Posted February 02, 2019 12:01:38 When you buy a new car, home or appliance, it can be a tricky business.
A lot of the time, the paint is pink.
But what if you’ve got a pink toilet paper dispenser or a pink washing machine?
What if your washing machine is pink too?
If you have a pink wash basin, what if it’s pink too, too?
We’ve all had pink water bottles and pink washing mops and pink clothes.
But in 2018, the government decided it was time to change the colour of household objects, and so, the NSW government started issuing guidelines to make sure it didn’t go into the same shade of pink.
The NSW government has also issued guidelines for car paint.
The NSW government says it is trying to eliminate “pink pollution” in household products by 2020, which means the new guidelines will help remove “pinks” from household products and packaging.
It says the government will continue to test for and remove pollutants that cause pollution and will continue testing for and removing pollutants that make the products “pinky”.
Read moreThe guidelines are intended to encourage “predictable compliance” and encourage consumers to buy household products that are “puffy, pink, or otherwise pink”.
The state government is encouraging the public to “use the colour code of household products in their household” so that “pickers can get rid” of pink “poison”.
The NSW Environment Minister, Scott Emerson, said the guidelines were a good first step in the right direction.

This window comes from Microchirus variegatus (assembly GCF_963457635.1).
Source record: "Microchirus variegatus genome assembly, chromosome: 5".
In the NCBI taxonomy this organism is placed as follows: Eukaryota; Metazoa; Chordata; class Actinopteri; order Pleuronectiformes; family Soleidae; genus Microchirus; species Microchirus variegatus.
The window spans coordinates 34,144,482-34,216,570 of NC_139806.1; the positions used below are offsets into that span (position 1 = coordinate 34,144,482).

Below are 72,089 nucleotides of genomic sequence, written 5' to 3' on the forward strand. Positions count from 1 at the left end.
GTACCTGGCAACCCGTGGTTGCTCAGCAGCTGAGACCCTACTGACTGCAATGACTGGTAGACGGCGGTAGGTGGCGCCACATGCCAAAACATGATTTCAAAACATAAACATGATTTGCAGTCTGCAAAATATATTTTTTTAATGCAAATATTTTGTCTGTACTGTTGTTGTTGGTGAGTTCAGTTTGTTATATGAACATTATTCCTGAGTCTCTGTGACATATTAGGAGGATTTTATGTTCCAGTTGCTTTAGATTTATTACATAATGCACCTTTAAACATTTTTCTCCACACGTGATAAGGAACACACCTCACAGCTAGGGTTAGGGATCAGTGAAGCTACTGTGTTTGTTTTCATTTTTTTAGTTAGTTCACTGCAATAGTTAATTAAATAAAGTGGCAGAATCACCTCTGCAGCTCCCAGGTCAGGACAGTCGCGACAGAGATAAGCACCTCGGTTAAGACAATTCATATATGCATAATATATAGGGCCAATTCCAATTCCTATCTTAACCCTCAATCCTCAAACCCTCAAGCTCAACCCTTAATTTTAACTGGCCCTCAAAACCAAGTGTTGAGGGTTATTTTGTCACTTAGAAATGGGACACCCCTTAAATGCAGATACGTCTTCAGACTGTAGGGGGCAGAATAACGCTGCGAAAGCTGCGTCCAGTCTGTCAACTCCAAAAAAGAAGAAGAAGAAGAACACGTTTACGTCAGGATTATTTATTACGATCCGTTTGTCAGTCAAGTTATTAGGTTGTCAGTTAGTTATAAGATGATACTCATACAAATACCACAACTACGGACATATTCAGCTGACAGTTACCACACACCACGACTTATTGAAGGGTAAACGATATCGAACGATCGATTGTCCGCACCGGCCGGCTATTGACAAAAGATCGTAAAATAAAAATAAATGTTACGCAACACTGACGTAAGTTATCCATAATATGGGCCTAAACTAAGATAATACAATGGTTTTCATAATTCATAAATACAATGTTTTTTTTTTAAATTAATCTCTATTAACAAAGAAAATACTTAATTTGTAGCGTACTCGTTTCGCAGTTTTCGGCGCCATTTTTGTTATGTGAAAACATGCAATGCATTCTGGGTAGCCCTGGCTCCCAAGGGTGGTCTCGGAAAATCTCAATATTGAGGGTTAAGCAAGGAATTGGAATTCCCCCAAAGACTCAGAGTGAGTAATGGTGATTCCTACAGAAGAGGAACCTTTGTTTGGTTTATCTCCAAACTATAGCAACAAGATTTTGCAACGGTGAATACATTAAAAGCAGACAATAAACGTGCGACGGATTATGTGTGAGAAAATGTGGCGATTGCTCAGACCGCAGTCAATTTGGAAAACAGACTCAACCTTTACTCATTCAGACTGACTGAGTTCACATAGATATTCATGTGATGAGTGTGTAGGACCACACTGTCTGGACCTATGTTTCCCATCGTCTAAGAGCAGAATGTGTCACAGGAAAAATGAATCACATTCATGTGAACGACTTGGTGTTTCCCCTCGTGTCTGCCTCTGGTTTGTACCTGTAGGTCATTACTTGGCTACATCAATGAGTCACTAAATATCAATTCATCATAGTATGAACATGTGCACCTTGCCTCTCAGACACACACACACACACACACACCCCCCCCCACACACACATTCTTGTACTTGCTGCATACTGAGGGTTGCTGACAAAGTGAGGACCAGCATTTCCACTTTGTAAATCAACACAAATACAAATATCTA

“We want to make it easy for our customers to make decisions about whether their products are safe and they don’t need to be tested,” he said.
“The new guidelines also reflect that the government’s commitment to protect our environment is now a reality.”
However, Mr Emerson says there is still a long way to go.
He said the NSW Government’s current advice for the colour and the packaging of household goods is “not very clear”.
He also said that the NSW Environment Department is working on an updated guidance for household products. “
What we’re looking for is consumers to make an informed choice about what their products should be painted in, what their packaging should be, and how they can achieve compliance with the guidelines.”
He also said that the NSW Environment Department is working on an updated guidance for household products.
What do you think about the government changing the colour on household products?